Jun 25, 2008

Nation’s Rail Network enters “Digital Age”

Nation’s Rail Network enters "Digital Age"


The Hon Anthony Albanese

Minister for Infrastructure, Transport,

Regional Development and Local Government

Leader of the House

Member for Grayndler

June 25 2008

A significant bottleneck on the main Brisbane to Sydney rail line caused by long outdated technology has been fixed, while new figures confirm the east–west rail corridor is going from strength to strength.

As part of its investment in the north-south rail corridor (Melbourne to Sydney), the Australian Rail Track Corporation (ARTC) has installed the latest digital signalling technology between Brisbane and Sydney. The last section – Casino in NSW to Brisbane’s Acacia Ridge – has now been completed.

Infrastructure and Transport Minister Anthony Albanese said the new digital signals, or Centralised Traffic Control (CTC) system, replaces the old Electric Train Staff (ETS) mechanism, technology first developed in 1890.

“The new digital signals will cut transit times between Sydney and Brisbane by 45 minutes,” said Mr Albanese.

“Under the old ETS, trains would have to stop approximately every 20km at a station to pass trains coming in the opposite direction and receive the ‘token’ for permission to travel along the track to the next station or crossing loop.”

By contrast, the new digital system signals are controlled remotely by the Network Controller in either Newcastle or Brisbane.

“Although the old staff and token system was top-of-the-line technology for the 1890s, more than a century later it has been responsible for significant delays on our rail network and will make an ideal museum piece,” said Mr Albanese.

ARTC CEO David Marchant said the new signalling system is just one part of a $2.1 billion modernisation of the north-south rail corridor – cutting transit times and increasing capacity.

“The CTC signal system will eliminate a longstanding infrastructure bottleneck from the network and help achieve our target of cutting transit times between Sydney and Brisbane from more than 19 hours to just 15 hours,” said Mr Marchant.

“This multi-billion dollar upgrade of the north-south rail corridor – which includes new digital signalling, the laying of concrete sleepers and construction of extra passing lanes – is perhaps the biggest rail project to be undertaken since the north-south track was originally laid.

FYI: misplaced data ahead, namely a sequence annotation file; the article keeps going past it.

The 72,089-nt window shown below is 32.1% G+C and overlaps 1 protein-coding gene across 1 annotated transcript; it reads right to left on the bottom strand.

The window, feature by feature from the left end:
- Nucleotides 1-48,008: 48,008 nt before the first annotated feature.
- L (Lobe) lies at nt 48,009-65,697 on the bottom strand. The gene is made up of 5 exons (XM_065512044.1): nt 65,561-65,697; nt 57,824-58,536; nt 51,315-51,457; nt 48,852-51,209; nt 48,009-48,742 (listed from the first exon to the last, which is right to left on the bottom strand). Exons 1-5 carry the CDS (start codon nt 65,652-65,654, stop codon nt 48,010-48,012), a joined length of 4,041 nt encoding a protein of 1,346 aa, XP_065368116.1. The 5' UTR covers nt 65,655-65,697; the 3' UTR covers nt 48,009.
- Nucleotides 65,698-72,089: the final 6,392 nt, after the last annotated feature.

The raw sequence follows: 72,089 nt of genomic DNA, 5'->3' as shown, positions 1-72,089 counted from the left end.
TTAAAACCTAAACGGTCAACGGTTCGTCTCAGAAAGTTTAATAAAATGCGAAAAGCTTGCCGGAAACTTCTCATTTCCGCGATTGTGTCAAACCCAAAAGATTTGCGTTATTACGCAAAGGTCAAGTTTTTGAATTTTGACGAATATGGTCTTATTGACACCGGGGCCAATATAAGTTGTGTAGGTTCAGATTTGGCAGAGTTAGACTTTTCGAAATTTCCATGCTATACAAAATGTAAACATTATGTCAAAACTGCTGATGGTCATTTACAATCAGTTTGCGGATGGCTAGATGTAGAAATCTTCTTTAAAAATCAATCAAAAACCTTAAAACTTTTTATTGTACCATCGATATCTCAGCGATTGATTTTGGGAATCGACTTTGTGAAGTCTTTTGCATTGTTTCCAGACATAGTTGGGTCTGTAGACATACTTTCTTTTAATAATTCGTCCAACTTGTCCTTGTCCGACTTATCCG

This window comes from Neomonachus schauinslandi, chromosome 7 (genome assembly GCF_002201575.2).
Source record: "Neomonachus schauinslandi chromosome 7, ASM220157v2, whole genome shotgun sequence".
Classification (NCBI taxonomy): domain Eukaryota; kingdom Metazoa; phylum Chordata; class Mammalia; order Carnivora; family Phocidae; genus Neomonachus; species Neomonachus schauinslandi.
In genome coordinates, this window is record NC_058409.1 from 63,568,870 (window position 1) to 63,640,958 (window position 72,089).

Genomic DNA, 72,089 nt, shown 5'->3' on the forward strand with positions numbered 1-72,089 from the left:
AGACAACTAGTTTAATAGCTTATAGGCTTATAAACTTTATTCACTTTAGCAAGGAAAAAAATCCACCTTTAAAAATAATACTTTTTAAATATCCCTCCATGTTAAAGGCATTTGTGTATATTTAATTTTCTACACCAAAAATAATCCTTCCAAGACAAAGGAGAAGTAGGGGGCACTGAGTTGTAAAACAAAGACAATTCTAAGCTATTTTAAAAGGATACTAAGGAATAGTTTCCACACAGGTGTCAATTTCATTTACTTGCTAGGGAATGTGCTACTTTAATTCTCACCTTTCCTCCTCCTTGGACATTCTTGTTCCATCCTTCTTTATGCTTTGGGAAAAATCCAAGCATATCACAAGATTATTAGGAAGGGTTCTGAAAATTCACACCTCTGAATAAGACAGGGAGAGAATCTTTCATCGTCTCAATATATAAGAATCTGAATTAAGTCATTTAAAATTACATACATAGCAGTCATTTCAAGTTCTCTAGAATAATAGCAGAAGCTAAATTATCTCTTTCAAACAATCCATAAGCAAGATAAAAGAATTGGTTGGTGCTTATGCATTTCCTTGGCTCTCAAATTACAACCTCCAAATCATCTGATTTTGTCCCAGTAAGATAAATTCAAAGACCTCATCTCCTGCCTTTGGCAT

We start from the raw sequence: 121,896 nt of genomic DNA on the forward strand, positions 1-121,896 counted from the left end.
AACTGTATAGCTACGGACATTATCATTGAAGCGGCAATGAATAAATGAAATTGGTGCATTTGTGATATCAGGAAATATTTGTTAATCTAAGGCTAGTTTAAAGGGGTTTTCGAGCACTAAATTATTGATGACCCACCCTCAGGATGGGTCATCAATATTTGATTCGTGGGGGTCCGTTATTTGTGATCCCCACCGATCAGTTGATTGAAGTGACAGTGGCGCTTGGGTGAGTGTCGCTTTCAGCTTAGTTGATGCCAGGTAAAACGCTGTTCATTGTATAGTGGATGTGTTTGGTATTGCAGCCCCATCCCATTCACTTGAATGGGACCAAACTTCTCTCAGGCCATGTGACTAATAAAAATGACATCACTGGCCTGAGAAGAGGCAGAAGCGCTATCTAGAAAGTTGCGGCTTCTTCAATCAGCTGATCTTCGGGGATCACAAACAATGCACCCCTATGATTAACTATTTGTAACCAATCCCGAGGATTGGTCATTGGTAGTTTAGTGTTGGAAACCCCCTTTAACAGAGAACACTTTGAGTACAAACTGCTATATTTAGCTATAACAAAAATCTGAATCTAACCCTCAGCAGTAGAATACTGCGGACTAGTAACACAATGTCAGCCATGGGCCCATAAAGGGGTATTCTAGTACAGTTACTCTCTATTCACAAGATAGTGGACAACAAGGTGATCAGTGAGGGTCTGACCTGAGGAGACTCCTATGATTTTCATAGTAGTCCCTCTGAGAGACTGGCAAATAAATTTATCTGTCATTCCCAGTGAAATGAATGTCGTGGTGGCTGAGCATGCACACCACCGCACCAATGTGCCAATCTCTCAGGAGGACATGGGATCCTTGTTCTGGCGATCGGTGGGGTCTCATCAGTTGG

“In addition, the ARTC is partnering with Telstra on a $74 million project that will see the 3G Network used to improve locomotive communication systems across all our rail corridors.

“For ARTC these projects mark rail’s resurgence as a realistic freight option.”


Nowhere has the resurgence in rail been more evident than along the east–west corridor between Melbourne and Perth; and between Sydney and Perth.

In May this year, 3.6 billion Gross Tonnes per Kilometre (GTK) were transported on the east–west corridor, breaking the previous record of 3.53 billion GTK reached in November 2007.

In addition, ARTC research shows the volume of goods transported on the east–west corridor in the first five months of 2008 was 3.5 per cent higher than the first five months of 2007.

Mr Albanese said this record breaking boost in freight volume was a clear indication that investment in rail infrastructure is paying off.

“These latest figures vindicate the Rudd Labor Government’s commitment of $1 billion to support the continued growth and modernisation of the nation’s rail network,” said Mr Albanese.

“In less than six months, we have made clear our determination to promote rail as a viable and essential transport option.

“With a growing demand for reliable freight transport and rising fuel prices impacting on the trucking industry, rail’s resurgence is good news for the Australian economy.”

Mr Marchant said the record amount of freight being moved on the east–west corridor marks rail as a realistic freight option; however there is more to be done.

“ARTC is continuing to drive rail forward by investing in projects to deliver an interstate rail network that meets the needs of the Australian market and has the capacity to meet future demand,” said Mr Marchant.

"As rail becomes more competitive we could also see fewer trucks on our roads as each 1,500 metre long train can replace 100 semi trailers.

“We’re quite proud of what has been achieved so far – there’s more to come.”

The ARTC is a wholly-owned Federal government corporation responsible for over 10,000kms of the rail network incorporating the interstate standard gauge from Queensland to Newcastle; Sydney to Melbourne; Melbourne to Kalgoorlie; and the Hunter valley coal network.